Horse Racing

HISA, FTC Seek Stay Of Federal Judge’s Injunction Blocking HISA In Louisiana, West Virginia


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The Horseracing Integrity and Safety Authority and the Federal Trade Commission have each filed emergency motions seeking stays of a federal judge’s injunction effectively blocking the Authority from enforcing its regulations in the states of Louisiana and West Virginia.

The motions were filed in the U.S. Court of Appeals for the Fifth Circuit in New Orleans.

The injunction, ordered July 26 by Judge Terry A. Doughty in U.S. District Court for the Western District of Louisiana, Lafayette Division, was in conjunction with a lawsuit filed against the FTC, HISA and its board members and CEO by the states of Louisiana and West Virginia, their respective racing commissions, Jockeys’ Guild, Inc., Louisiana Horsemen’s Benevolent and Protective Association, Louisiana Thoroughbred Breeders Association and five individuals.

The plaintiffs in the case alleged the FTC, which oversees HISA, approved rules without properly following guidelines from the federal Administrative Procedure Act and that were inconsistent with language in the Horseracing Integrity and Safety Act that created HISA. Specifically, the lawsuit stated, the FTC and HISA did not allow enough time for public comments on proposed regulations. It also claims the definition of covered horses under HISA regulations differs slightly  from language in the enabling legislation and alleges the funding formula that takes into account a state’s total number of Thoroughbred starts and purse money is inconsistent with the legislative language.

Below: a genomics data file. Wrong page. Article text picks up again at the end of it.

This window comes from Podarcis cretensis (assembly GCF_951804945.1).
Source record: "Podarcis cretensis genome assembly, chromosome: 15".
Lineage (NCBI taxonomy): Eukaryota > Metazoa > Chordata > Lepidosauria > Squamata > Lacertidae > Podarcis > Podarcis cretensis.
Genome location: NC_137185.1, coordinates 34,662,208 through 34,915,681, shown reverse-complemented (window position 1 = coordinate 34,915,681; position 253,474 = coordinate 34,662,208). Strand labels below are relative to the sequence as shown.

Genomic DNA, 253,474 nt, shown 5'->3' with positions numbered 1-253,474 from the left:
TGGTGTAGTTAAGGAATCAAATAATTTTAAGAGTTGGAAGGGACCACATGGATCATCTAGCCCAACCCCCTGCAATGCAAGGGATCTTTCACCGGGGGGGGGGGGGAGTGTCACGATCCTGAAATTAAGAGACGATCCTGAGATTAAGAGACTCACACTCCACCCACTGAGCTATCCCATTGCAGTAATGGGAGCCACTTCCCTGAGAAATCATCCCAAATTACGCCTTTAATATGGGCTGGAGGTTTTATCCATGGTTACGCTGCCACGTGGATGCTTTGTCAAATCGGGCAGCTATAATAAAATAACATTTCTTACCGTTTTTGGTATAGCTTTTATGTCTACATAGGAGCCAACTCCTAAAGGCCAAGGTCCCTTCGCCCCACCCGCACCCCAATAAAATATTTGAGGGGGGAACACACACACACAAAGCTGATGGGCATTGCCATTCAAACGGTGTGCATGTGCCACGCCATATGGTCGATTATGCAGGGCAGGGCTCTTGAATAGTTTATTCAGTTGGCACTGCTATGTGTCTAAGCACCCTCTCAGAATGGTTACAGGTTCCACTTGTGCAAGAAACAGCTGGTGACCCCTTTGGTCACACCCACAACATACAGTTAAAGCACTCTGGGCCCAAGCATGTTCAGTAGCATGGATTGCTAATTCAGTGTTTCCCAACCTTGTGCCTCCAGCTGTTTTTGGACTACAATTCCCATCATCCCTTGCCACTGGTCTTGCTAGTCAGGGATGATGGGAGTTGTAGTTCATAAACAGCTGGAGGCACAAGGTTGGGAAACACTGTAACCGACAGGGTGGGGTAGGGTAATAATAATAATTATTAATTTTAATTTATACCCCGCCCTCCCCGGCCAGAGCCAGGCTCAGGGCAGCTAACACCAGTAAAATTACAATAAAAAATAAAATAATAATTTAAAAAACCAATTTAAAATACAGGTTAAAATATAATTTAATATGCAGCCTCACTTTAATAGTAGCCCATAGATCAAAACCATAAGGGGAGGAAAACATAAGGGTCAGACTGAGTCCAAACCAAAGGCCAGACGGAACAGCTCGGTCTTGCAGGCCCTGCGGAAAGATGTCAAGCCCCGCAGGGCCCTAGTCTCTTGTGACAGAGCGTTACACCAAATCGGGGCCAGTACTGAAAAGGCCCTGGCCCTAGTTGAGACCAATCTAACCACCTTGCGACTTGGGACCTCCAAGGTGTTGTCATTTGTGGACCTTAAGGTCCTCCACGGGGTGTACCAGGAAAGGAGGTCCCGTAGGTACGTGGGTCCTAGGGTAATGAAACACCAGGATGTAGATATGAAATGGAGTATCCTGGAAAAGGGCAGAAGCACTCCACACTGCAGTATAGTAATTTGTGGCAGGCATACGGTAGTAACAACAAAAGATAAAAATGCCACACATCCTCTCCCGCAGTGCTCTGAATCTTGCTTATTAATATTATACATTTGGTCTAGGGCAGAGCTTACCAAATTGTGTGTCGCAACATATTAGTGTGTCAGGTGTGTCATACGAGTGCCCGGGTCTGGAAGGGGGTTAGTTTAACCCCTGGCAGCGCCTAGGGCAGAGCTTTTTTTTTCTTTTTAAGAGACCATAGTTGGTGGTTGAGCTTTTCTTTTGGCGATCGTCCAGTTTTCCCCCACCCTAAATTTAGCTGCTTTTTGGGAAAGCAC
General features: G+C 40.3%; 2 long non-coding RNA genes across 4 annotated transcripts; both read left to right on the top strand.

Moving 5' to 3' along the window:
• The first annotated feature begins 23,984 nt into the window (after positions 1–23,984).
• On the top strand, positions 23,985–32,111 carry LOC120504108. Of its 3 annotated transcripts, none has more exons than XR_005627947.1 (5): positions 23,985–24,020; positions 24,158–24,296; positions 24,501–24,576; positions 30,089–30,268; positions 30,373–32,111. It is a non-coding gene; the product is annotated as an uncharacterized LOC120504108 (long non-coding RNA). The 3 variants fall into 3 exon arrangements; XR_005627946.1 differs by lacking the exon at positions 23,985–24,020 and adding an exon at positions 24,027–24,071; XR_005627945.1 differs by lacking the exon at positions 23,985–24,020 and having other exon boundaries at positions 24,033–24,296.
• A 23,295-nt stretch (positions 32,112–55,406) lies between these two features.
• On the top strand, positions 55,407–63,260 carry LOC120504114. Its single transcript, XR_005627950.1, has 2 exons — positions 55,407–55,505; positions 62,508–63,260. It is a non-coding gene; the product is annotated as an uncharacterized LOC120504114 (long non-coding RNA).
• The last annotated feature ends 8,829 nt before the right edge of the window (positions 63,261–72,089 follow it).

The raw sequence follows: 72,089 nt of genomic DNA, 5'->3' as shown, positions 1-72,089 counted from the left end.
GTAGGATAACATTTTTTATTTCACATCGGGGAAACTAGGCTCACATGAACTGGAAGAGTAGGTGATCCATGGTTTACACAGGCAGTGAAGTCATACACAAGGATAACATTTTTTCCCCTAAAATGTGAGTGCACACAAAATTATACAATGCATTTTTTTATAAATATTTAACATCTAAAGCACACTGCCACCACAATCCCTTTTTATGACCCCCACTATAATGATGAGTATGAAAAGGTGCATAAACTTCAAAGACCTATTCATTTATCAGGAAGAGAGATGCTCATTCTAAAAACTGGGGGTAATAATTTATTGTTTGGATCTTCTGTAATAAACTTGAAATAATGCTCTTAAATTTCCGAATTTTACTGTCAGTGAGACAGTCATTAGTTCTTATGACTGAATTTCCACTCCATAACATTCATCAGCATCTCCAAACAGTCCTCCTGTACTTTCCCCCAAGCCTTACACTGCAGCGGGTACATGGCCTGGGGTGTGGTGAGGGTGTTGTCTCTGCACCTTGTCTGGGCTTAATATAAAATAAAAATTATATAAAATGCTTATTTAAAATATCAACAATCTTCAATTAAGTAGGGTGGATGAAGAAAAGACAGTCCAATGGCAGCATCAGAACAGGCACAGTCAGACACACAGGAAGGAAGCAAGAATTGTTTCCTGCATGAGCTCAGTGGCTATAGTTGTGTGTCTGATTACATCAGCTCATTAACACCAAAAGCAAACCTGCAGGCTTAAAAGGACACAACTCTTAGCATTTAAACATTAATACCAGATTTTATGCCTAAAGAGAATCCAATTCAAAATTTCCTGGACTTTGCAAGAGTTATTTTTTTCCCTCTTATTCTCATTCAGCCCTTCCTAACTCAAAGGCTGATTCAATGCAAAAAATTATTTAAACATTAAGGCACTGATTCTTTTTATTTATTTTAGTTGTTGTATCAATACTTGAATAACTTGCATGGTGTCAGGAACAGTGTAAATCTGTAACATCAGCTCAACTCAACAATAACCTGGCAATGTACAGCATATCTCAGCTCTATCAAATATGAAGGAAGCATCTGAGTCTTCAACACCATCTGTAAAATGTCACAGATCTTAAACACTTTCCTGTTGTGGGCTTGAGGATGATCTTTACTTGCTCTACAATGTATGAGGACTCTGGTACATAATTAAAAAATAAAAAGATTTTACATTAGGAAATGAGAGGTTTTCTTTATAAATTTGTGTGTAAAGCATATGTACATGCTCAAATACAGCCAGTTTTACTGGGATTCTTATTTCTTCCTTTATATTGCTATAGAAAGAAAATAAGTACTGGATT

Doughty’s decision to issue the injunction, attorneys for the FTC said, was “based on the court’s plainly mistaken understanding of the length of the period required for public comment. … A stay is warranted because the ruling rests on legal error.”

Attorneys for the Authority said Doughty’s order for an injunction is “defective on its face and, if not stayed, will cause grave and irreparable harm to the horseracing industry and the public in contravention of Congress’s clear intent.”

Calling Doughty’s injunction “flagrant judicial overreach,” the Authority’s attorneys said the court’s advisory is “deeply flawed on the merits” and could have “drastic detrimental consequences” for racing participants.

“To make matters worse,” they wrote, “the district court’s rushed order effectively ceases operation of the Act (implemented via the enjoined rules) in Louisiana and West Virginia, after the same plaintiffs have been challenging the validity of the Act unsuccessfully in two different federal courts for almost 18 months – including in a case now on appeal in this Court and scheduled for oral argument later this month.”

The emergency motions for a stay were filed with the Court of Appeals after Doughty denied an emergency motion for a stay pending appeal on July 29.

HISA and the FTC are seeking the stay “as soon as possible, but no later than Aug. 5.”

 

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